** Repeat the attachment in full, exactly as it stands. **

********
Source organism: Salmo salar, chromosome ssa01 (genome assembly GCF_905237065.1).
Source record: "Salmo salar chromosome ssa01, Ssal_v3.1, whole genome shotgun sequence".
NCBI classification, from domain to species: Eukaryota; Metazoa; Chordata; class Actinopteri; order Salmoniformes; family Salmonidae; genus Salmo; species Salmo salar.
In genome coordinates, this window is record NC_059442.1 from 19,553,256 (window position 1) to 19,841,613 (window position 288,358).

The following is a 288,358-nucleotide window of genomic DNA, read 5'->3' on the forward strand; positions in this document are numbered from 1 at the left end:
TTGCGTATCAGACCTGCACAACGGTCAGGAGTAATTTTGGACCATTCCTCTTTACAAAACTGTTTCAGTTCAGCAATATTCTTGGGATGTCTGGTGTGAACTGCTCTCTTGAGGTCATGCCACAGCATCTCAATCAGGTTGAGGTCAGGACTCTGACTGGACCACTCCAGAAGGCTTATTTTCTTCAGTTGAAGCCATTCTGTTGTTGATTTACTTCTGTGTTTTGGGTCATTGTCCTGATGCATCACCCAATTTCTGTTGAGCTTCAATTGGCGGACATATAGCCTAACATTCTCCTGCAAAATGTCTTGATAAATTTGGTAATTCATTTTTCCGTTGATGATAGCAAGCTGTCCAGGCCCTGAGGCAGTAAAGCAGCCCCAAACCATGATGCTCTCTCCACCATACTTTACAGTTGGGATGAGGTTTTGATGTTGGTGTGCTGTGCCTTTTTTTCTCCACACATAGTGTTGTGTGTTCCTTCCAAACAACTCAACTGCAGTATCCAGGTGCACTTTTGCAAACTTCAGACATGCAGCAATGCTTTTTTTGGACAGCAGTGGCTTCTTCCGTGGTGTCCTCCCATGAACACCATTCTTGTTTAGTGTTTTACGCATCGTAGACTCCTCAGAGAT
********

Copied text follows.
Source organism: Salmo salar, chromosome ssa01 (genome assembly GCF_905237065.1).
Source record: "Salmo salar chromosome ssa01, Ssal_v3.1, whole genome shotgun sequence".
NCBI classification, from domain to species: Eukaryota; Metazoa; Chordata; class Actinopteri; order Salmoniformes; family Salmonidae; genus Salmo; species Salmo salar.
In genome coordinates, this window is record NC_059442.1 from 19,553,256 (window position 1) to 19,841,613 (window position 288,358).

The following is a 288,358-nucleotide window of genomic DNA, read 5'->3' on the forward strand; positions in this document are numbered from 1 at the left end:
TTGCGTATCAGACCTGCACAACGGTCAGGAGTAATTTTGGACCATTCCTCTTTACAAAACTGTTTCAGTTCAGCAATATTCTTGGGATGTCTGGTGTGAACTGCTCTCTTGAGGTCATGCCACAGCATCTCAATCAGGTTGAGGTCAGGACTCTGACTGGACCACTCCAGAAGGCTTATTTTCTTCAGTTGAAGCCATTCTGTTGTTGATTTACTTCTGTGTTTTGGGTCATTGTCCTGATGCATCACCCAATTTCTGTTGAGCTTCAATTGGCGGACATATAGCCTAACATTCTCCTGCAAAATGTCTTGATAAATTTGGTAATTCATTTTTCCGTTGATGATAGCAAGCTGTCCAGGCCCTGAGGCAGTAAAGCAGCCCCAAACCATGATGCTCTCTCCACCATACTTTACAGTTGGGATGAGGTTTTGATGTTGGTGTGCTGTGCCTTTTTTTCTCCACACATAGTGTTGTGTGTTCCTTCCAAACAACTCAACTGCAGTATCCAGGTGCACTTTTGCAAACTTCAGACATGCAGCAATGCTTTTTTTGGACAGCAGTGGCTTCTTCCGTGGTGTCCTCCCATGAACACCATTCTTGTTTAGTGTTTTACGCATCGTAGACTCCTCAGAGAT